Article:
Barack Obama wants to have some "fun" at the expense of republicans by asking lefties to give their email addresses to his re-election campaign. Why? So Obama campaign workers can spam your inbox with lefty propaganda.
The Obama presidential campaign is launching an effort to collect Republican email addresses by inviting its supporters to submit information about their Republican associates to the Obama 2012 website.
The effort could help the Obama campaign build a database that would enable it to target Republican voters during the general election campaign. But, more perniciously, it could also become part of an Democratic effort to influence Republican primary voters to select a candidate Democrats think Obama could most easily defeat.
The Obama information collection effort is cast under the mischievous guise of asking Obama supporters to “have a little fun at the expense of a Republican in your life” by signing them up to get an email from the Obama campaign ribbing them for having “inspired” the Obama supporter to donate.
From Obama's site:
It is a violation of federal law, the Can Spam Law, for a business to spam your email box if you did not give them your email address. It is illegal for them to send you a single email unless you personally signed up for it. Lefty "friends" can hand over your email address, but it is illegal for the Obama campaign to spam your inbox without your permission.
Do you use email in your business? The CAN-SPAM Act, a law that sets the rules for commercial email, establishes requirements for commercial messages, gives recipients the right to have you stop emailing them, and spells out tough penalties for violations.
Despite its name, the CAN-SPAM Act doesn’t apply just to bulk email. It covers all commercial messages, which the law defines as “any electronic mail message the primary purpose of which is the commercial advertisement or promotion of a commercial product or service,” including email that promotes content on commercial websites. The law makes no exception for business-to-business email. That means all email – for example, a message to former customers announcing a new product line – must comply with the law.
Each separate email in violation of the CAN-SPAM Act is subject to penalties of up to $16,000, so non-compliance can be costly. But following the law isn’t complicated. Here’s a rundown of CAN-SPAM’s main requirements:
1. Don’t use false or misleading header information. Your “From,” “To,” “Reply-To,” and routing information – including the originating domain name and email address – must be accurate and identify the person or business who initiated the message
2. Don’t use deceptive subject lines. The subject line must accurately reflect the content of the message.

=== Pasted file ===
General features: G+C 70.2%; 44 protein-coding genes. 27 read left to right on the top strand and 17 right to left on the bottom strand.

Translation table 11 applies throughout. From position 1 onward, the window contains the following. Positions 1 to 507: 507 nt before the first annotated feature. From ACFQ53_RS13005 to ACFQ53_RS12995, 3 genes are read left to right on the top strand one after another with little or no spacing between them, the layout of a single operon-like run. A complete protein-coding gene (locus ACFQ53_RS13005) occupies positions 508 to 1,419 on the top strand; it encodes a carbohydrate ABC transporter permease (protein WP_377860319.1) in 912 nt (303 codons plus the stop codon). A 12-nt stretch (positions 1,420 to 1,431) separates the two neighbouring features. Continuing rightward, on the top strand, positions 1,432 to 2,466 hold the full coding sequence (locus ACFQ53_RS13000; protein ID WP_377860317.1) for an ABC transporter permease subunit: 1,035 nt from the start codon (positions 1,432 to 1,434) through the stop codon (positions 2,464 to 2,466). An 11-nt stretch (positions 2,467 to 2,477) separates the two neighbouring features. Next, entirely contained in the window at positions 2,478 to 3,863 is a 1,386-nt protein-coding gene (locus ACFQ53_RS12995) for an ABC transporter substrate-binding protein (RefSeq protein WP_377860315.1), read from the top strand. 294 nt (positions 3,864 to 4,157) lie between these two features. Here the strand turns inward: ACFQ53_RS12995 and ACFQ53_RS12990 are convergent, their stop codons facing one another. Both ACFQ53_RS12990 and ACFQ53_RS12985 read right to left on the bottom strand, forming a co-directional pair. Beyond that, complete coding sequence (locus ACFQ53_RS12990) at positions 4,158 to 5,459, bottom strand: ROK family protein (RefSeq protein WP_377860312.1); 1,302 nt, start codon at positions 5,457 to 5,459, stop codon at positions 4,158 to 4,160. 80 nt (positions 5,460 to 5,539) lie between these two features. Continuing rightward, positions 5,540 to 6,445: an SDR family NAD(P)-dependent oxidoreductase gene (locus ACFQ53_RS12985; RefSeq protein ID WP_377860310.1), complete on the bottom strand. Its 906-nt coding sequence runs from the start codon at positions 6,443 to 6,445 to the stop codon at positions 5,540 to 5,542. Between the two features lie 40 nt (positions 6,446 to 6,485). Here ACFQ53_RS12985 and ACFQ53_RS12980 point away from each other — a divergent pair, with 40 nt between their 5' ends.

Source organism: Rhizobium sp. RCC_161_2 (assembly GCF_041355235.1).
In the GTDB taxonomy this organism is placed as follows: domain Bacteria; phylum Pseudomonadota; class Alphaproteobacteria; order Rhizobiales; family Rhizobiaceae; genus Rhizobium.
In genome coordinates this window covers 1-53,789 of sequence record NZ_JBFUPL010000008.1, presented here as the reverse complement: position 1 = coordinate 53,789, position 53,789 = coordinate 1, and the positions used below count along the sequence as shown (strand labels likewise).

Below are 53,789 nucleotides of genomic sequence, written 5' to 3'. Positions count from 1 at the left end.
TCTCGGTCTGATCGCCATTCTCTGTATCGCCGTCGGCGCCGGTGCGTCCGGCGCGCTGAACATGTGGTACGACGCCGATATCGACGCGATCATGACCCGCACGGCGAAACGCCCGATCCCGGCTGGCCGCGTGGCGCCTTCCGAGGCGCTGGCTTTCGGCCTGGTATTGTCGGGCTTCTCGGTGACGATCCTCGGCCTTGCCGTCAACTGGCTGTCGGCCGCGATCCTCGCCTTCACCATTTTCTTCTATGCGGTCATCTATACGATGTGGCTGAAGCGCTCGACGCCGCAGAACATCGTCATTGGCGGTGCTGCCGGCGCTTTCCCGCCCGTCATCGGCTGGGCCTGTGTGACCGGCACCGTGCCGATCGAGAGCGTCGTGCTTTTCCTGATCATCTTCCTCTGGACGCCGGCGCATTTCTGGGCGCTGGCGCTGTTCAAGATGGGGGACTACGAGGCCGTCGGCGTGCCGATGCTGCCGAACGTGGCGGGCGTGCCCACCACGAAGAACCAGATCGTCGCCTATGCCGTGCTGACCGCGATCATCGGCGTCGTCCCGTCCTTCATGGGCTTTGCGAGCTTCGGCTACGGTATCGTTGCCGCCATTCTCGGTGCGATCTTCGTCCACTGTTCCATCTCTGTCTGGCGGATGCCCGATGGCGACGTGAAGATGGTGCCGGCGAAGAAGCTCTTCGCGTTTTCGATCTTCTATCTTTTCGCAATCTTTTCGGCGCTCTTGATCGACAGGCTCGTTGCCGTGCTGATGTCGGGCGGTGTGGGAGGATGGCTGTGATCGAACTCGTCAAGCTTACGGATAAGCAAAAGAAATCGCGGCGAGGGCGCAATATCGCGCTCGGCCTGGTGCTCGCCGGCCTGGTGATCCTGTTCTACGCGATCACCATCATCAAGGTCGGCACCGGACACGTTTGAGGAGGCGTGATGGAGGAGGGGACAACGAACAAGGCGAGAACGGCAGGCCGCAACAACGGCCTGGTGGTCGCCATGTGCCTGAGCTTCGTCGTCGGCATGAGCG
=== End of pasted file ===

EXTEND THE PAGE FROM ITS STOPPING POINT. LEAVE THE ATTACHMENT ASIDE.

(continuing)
3. Identify the message as an ad. The law gives you a lot of leeway in how to do this, but you must disclose clearly and conspicuously that your message is an advertisement.
4. Tell recipients where you’re located. Your message must include your valid physical postal address. This can be your current street address, a post office box you’ve registered with the U.S. Postal Service, or a private mailbox you’ve registered with a commercial mail receiving agency established under Postal Service regulations.
5. Tell recipients how to opt out of receiving future email from you. Your message must include a clear and conspicuous explanation of how the recipient can opt out of getting email from you in the future. Craft the notice in a way that’s easy for an ordinary person to recognize, read, and understand. Creative use of type size, color, and location can improve clarity. Give a return email address or another easy Internet-based way to allow people to communicate their choice to you. You may create a menu to allow a recipient to opt out of certain types of messages, but you must include the option to stop all commercial messages from you. Make sure your spam filter doesn’t block these opt-out requests.
6. Honor opt-out requests promptly. Any opt-out mechanism you offer must be able to process opt-out requests for at least 30 days after you send your message. You must honor a recipient’s opt-out request within 10 business days. You can’t charge a fee, require the recipient to give you any personally identifying information beyond an email address, or make the recipient take any step other than sending a reply email or visiting a single page on an Internet website as a condition for honoring an opt-out request. Once people have told you they don’t want to receive more messages from you, you can’t sell or transfer their email addresses, even in the form of a mailing list. The only exception is that you may transfer the addresses to a company you’ve hired to help you comply with the CAN-SPAM Act.
7. Monitor what others are doing on your behalf. The law makes clear that even if you hire another company to handle your email marketing, you can’t contract away your legal responsibility to comply with the law. Both the company whose product is promoted in the message and the company that actually sends the message may be held legally responsible.
Should we take bets on how the Justice Department will weasel their way around this one in the name of Obama's re-election? After all, Obama thinks he is above the law, this is just one more example.
Katie Pavlich is the Editor at Townhall.com. Follow her on Twitter @katiepavlich. She is a New York Times Best Selling author. Her latest book Assault and Flattery: The Truth About the Left and Their War on Women, was published on July 8, 2014.
Emails: Bill Clinton Asked State For Permission To Give Paid Speeches In North Korea And Congo | Matt Vespa